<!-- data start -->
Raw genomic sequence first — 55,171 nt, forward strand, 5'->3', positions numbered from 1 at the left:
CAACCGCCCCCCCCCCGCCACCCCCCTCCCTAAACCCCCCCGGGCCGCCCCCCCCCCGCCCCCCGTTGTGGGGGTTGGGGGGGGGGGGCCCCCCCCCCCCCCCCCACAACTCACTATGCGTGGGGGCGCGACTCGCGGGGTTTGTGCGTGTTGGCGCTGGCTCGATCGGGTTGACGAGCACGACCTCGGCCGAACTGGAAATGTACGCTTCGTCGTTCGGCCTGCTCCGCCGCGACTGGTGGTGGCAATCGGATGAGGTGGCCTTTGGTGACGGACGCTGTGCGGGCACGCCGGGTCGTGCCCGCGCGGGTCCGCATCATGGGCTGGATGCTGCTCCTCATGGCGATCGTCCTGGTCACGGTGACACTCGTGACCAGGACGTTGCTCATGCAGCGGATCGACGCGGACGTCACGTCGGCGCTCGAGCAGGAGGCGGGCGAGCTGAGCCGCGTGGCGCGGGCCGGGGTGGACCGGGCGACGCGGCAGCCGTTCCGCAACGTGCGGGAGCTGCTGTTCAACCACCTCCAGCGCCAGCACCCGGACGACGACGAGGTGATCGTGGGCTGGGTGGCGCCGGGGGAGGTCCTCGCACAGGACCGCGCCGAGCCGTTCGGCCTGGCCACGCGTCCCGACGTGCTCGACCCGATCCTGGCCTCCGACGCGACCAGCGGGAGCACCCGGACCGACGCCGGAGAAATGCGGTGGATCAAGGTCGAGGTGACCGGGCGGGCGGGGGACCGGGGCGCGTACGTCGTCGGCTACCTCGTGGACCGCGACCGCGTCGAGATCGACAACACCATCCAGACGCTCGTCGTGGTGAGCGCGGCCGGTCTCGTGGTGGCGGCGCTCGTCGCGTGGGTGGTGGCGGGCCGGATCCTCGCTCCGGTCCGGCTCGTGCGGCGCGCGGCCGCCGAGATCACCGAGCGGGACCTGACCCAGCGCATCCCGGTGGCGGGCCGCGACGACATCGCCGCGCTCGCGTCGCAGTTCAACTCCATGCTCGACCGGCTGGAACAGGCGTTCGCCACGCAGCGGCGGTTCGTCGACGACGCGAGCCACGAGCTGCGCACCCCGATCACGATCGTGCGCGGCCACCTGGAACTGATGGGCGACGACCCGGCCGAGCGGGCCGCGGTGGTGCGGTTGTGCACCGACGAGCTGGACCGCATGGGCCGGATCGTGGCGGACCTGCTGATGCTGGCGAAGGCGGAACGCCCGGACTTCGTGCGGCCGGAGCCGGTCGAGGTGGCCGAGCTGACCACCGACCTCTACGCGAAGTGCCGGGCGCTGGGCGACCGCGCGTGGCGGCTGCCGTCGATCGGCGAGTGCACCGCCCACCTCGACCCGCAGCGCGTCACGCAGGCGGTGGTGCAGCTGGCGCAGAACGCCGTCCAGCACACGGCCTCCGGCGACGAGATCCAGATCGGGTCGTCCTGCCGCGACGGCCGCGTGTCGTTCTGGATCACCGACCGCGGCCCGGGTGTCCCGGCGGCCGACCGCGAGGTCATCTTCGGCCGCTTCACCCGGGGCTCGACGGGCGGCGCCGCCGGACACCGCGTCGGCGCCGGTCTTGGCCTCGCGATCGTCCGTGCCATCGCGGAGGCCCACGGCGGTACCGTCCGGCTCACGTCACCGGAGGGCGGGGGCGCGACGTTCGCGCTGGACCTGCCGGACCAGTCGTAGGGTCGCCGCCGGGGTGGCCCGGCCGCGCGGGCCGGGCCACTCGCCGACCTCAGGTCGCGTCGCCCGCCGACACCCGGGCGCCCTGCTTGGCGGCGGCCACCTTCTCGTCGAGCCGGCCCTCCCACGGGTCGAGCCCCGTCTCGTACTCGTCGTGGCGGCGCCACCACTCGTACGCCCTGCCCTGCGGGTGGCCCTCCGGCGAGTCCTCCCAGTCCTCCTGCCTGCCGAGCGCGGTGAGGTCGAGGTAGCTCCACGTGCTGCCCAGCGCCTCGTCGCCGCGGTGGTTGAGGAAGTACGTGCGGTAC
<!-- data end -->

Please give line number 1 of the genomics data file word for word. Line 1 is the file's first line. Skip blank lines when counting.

Raw genomic sequence first — 55,171 nt, forward strand, 5'->3', positions numbered from 1 at the left: